How to drive off a cliff

Posted: December 13, 2012

If you have worked hard for five decades, made pots of money, and now want to squander it all in Las Vegas on wine, women, and baccarat, go ahead. If, however, you harbor the antisocial desire - stigmatized as such by America's judgmental tax code - to bequeath your wealth to your children, this would be an excellent month to die. Absent a congressional fix before Jan. 1, the death tax, which is 35 percent on estates above $5 million, reverts to 55 percent on those above $1 million.

This is one of many tax changes that could be triggered. The Hoover Institution's Tammy Frisby notes that - not counting temporary disaster-relief tax breaks - 31, 56, and 37 provisions of the tax code expired in 2010, 2011, and 2012, respectively. "The country," she wrote, "is trying to create sustained economic growth using temporary tax laws." It is not working.

Unless Congress reaffirms its follies, a credit for wind power - a long-standing adventure in industrial policy - also expires. This is not a reason to go over the "fiscal cliff," but it would be a consolation for doing so.

The cliff could cause a potentially constructive chaos of questions. Is it wise to increase taxes as student debt passes the $1 trillion mark, dampening graduates' power as consumers? Is it wise to increase the top tax rates, paid by small businesses, just as the Obamacare tax produces many "49ers," businesses that stay below the 50-employee threshold for providing insurance? Automatic defense cuts might raise questions about whom our 54,000 troops in Germany are protecting Germans against - Denmark? Poland?

Washington, with its (at most) one-track mind, is fixated on the "Bush tax rates" but cannot even accurately describe them. They're actually the Bush- Obama rates. Two years ago, Obama - joined by 43 Senate and 139 House Democrats - extended the rates for two years because the economy was too weak to absorb large tax increases.

When Sen. Richard Durbin (D., Ill.) said "Social Security has not added one penny to the deficit," Charles P. Blahous III, a member of the Social Security board of trustees, wrote to the Washington Post that the program will add $165 billion to the deficit this year because its expenditures exceed its tax revenues by that amount, and "this gap is filled entirely by revenue that the federal government borrows." The fact that the second-ranking Senate Democrat is off by 16,500,000,000,000 pennies reveals the precise thinking that got the country into its current condition and that supposedly will produce a cure. It is enough to make you want to hop in your Fisker and drive off a fiscal cliff.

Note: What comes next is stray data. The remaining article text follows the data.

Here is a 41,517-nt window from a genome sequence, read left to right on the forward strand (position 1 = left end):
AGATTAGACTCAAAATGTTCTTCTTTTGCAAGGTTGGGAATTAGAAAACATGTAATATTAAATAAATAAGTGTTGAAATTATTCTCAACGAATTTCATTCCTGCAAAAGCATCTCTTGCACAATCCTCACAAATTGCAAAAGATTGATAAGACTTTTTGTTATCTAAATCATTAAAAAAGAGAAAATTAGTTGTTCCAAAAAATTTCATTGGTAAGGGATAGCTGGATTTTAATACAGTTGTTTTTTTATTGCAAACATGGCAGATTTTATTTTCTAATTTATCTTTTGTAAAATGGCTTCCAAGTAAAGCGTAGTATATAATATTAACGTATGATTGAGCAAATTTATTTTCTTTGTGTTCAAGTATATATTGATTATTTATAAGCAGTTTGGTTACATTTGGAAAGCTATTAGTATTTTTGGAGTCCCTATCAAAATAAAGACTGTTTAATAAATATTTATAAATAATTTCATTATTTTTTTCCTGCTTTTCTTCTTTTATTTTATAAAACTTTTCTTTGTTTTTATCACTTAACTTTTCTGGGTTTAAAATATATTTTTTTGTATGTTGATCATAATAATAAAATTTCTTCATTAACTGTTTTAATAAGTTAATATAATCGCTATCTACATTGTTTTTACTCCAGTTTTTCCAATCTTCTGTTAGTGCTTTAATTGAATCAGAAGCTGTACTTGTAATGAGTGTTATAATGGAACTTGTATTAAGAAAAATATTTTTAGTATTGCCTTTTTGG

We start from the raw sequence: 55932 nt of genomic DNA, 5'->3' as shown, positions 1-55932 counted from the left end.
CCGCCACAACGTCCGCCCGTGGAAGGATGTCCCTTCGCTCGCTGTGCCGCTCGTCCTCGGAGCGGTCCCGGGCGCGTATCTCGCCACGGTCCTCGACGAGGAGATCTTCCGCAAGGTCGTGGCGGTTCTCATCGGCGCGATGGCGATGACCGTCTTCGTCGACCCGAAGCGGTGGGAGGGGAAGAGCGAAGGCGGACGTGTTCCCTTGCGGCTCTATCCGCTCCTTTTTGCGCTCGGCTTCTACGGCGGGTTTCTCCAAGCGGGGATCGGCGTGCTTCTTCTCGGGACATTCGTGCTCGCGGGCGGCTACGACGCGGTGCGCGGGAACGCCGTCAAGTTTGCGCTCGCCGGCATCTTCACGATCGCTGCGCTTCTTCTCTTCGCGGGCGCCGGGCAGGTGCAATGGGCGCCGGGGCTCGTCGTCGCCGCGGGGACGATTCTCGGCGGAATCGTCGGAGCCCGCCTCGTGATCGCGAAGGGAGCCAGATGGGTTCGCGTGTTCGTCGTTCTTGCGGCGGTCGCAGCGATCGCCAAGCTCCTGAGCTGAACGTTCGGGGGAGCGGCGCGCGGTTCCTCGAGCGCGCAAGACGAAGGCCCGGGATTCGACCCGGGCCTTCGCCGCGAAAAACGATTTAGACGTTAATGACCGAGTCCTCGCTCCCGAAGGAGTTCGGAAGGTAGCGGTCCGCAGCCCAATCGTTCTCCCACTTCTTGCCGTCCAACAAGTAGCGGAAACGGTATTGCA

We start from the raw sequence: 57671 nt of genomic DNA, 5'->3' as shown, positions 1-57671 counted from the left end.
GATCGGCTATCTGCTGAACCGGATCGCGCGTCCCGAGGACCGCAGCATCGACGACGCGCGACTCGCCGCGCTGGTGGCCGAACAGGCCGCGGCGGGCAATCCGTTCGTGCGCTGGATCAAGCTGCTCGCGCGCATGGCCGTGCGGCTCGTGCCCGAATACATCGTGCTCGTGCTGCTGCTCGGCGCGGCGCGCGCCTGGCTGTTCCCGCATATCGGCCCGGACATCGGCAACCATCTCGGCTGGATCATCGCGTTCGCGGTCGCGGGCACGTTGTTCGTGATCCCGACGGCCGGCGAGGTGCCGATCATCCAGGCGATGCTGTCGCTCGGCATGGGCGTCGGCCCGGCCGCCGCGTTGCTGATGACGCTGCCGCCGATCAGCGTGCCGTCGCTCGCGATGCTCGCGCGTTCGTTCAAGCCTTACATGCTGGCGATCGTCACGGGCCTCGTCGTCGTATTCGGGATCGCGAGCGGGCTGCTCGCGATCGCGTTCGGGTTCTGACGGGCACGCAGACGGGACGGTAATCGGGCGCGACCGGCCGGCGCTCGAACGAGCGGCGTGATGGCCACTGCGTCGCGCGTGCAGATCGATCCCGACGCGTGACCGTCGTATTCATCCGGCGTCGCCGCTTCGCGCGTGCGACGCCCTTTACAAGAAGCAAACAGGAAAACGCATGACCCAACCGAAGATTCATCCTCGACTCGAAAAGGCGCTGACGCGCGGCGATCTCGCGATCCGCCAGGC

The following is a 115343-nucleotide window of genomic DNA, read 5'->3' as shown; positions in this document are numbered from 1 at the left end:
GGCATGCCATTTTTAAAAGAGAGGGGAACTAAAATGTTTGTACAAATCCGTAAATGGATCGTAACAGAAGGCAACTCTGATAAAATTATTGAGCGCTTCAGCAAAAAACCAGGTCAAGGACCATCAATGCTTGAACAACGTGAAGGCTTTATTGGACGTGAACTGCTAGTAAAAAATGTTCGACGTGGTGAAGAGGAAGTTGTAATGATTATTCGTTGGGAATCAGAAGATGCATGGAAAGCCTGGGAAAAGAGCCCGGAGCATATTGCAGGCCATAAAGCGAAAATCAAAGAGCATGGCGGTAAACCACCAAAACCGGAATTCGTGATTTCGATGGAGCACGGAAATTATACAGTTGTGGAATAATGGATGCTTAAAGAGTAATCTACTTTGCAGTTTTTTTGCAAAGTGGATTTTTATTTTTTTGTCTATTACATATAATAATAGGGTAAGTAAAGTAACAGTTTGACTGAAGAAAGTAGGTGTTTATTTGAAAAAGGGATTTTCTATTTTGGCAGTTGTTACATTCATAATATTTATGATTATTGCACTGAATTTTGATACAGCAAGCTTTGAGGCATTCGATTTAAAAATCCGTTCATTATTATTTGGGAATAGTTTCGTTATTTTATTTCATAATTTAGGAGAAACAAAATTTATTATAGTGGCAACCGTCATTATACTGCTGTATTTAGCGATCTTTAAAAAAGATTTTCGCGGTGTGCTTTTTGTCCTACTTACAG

You should know Fisker because you have helped to finance the California company that makes - well, has made a few - electric cars. Its only model, the Karma - really; Obama administration green investments are beyond satire - costs $110,000. Your subsidy helped Justin Bieber buy one. No one said saving the planet one electric car at a time would be easy.

The Wall Street Journal reports that despite Fisker's $192 million in Energy Department loans, the Karma "has been hobbled by recalls and quality problems," and Fisker has sacked half its employees. But perhaps its biggest problem is that its source of batteries, A123 Systems, went bankrupt in spite of its $249 million Energy Department grant. The administration demanding control of more of the nation's wealth is the author of many Solyndra-style debacles.

American politics has occasionally confronted issues not susceptible to compromise - e.g., expansion of slavery into the territories. The fiscal cliff is about splittable differences - this or that tax rate or entitlement rule - but also the proper scope and actual competence of government. This necessary argument should not be truncated until the cliff is even closer.


George Will is a Washington Post columnist. He can be reached at georgewill@washpost.com.

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